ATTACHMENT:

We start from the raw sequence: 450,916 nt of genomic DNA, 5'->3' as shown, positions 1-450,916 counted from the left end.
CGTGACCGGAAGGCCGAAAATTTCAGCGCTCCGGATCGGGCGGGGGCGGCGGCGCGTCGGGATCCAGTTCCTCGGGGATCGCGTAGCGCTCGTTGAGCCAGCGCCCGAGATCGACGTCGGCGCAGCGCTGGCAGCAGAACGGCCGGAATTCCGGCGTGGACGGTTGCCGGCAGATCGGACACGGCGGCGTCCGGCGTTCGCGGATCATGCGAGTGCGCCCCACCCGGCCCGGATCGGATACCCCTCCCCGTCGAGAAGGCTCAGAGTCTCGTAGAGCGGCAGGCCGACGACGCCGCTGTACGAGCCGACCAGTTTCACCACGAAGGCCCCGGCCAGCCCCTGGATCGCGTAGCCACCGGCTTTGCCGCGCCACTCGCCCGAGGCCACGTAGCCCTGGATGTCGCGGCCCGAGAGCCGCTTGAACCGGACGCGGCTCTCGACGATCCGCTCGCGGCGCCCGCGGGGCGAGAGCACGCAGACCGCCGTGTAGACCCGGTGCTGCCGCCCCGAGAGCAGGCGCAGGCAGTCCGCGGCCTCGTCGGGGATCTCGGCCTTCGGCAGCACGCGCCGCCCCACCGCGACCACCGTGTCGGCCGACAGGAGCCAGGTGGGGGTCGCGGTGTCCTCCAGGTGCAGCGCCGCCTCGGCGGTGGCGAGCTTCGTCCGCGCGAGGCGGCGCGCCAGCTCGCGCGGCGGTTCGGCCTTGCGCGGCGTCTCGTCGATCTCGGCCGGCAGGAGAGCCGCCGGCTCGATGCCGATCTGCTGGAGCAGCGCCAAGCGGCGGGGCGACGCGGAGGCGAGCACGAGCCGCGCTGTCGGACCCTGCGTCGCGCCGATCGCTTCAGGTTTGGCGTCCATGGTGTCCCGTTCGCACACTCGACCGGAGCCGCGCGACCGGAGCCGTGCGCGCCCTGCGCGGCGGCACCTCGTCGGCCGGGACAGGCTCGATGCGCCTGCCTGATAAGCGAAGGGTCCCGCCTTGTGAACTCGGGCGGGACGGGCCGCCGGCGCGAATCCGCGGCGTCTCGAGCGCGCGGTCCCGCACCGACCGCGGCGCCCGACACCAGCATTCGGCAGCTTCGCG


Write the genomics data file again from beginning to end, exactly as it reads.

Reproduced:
We start from the raw sequence: 450,916 nt of genomic DNA, 5'->3' as shown, positions 1-450,916 counted from the left end.
CGTGACCGGAAGGCCGAAAATTTCAGCGCTCCGGATCGGGCGGGGGCGGCGGCGCGTCGGGATCCAGTTCCTCGGGGATCGCGTAGCGCTCGTTGAGCCAGCGCCCGAGATCGACGTCGGCGCAGCGCTGGCAGCAGAACGGCCGGAATTCCGGCGTGGACGGTTGCCGGCAGATCGGACACGGCGGCGTCCGGCGTTCGCGGATCATGCGAGTGCGCCCCACCCGGCCCGGATCGGATACCCCTCCCCGTCGAGAAGGCTCAGAGTCTCGTAGAGCGGCAGGCCGACGACGCCGCTGTACGAGCCGACCAGTTTCACCACGAAGGCCCCGGCCAGCCCCTGGATCGCGTAGCCACCGGCTTTGCCGCGCCACTCGCCCGAGGCCACGTAGCCCTGGATGTCGCGGCCCGAGAGCCGCTTGAACCGGACGCGGCTCTCGACGATCCGCTCGCGGCGCCCGCGGGGCGAGAGCACGCAGACCGCCGTGTAGACCCGGTGCTGCCGCCCCGAGAGCAGGCGCAGGCAGTCCGCGGCCTCGTCGGGGATCTCGGCCTTCGGCAGCACGCGCCGCCCCACCGCGACCACCGTGTCGGCCGACAGGAGCCAGGTGGGGGTCGCGGTGTCCTCCAGGTGCAGCGCCGCCTCGGCGGTGGCGAGCTTCGTCCGCGCGAGGCGGCGCGCCAGCTCGCGCGGCGGTTCGGCCTTGCGCGGCGTCTCGTCGATCTCGGCCGGCAGGAGAGCCGCCGGCTCGATGCCGATCTGCTGGAGCAGCGCCAAGCGGCGGGGCGACGCGGAGGCGAGCACGAGCCGCGCTGTCGGACCCTGCGTCGCGCCGATCGCTTCAGGTTTGGCGTCCATGGTGTCCCGTTCGCACACTCGACCGGAGCCGCGCGACCGGAGCCGTGCGCGCCCTGCGCGGCGGCACCTCGTCGGCCGGGACAGGCTCGATGCGCCTGCCTGATAAGCGAAGGGTCCCGCCTTGTGAACTCGGGCGGGACGGGCCGCCGGCGCGAATCCGCGGCGTCTCGAGCGCGCGGTCCCGCACCGACCGCGGCGCCCGACACCAGCATTCGGCAGCTTCGCG